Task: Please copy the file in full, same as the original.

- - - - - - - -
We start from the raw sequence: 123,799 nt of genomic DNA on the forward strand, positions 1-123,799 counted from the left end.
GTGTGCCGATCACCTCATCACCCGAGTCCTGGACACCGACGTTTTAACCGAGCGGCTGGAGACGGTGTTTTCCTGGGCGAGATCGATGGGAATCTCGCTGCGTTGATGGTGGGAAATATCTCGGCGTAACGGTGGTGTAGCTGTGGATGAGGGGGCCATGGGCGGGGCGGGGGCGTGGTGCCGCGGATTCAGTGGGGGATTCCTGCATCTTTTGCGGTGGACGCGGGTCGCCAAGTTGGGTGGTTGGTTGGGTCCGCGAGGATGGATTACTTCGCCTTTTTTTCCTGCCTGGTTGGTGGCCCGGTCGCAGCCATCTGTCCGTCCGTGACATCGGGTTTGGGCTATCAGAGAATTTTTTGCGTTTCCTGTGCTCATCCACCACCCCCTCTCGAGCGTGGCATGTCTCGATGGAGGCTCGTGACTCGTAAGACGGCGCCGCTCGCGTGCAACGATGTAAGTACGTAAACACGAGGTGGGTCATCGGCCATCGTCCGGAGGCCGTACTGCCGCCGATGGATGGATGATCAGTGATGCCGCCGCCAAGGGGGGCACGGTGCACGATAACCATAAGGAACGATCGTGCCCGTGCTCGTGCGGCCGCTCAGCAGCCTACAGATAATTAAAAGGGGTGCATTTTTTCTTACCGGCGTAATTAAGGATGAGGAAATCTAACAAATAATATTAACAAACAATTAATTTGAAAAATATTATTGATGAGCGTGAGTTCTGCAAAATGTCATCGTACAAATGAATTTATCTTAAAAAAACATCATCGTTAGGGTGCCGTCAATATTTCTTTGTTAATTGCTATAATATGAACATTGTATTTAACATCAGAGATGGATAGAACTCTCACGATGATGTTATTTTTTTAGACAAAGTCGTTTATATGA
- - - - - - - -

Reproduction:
We start from the raw sequence: 123,799 nt of genomic DNA on the forward strand, positions 1-123,799 counted from the left end.
GTGTGCCGATCACCTCATCACCCGAGTCCTGGACACCGACGTTTTAACCGAGCGGCTGGAGACGGTGTTTTCCTGGGCGAGATCGATGGGAATCTCGCTGCGTTGATGGTGGGAAATATCTCGGCGTAACGGTGGTGTAGCTGTGGATGAGGGGGCCATGGGCGGGGCGGGGGCGTGGTGCCGCGGATTCAGTGGGGGATTCCTGCATCTTTTGCGGTGGACGCGGGTCGCCAAGTTGGGTGGTTGGTTGGGTCCGCGAGGATGGATTACTTCGCCTTTTTTTCCTGCCTGGTTGGTGGCCCGGTCGCAGCCATCTGTCCGTCCGTGACATCGGGTTTGGGCTATCAGAGAATTTTTTGCGTTTCCTGTGCTCATCCACCACCCCCTCTCGAGCGTGGCATGTCTCGATGGAGGCTCGTGACTCGTAAGACGGCGCCGCTCGCGTGCAACGATGTAAGTACGTAAACACGAGGTGGGTCATCGGCCATCGTCCGGAGGCCGTACTGCCGCCGATGGATGGATGATCAGTGATGCCGCCGCCAAGGGGGGCACGGTGCACGATAACCATAAGGAACGATCGTGCCCGTGCTCGTGCGGCCGCTCAGCAGCCTACAGATAATTAAAAGGGGTGCATTTTTTCTTACCGGCGTAATTAAGGATGAGGAAATCTAACAAATAATATTAACAAACAATTAATTTGAAAAATATTATTGATGAGCGTGAGTTCTGCAAAATGTCATCGTACAAATGAATTTATCTTAAAAAAACATCATCGTTAGGGTGCCGTCAATATTTCTTTGTTAATTGCTATAATATGAACATTGTATTTAACATCAGAGATGGATAGAACTCTCACGATGATGTTATTTTTTTAGACAAAGTCGTTTATATGA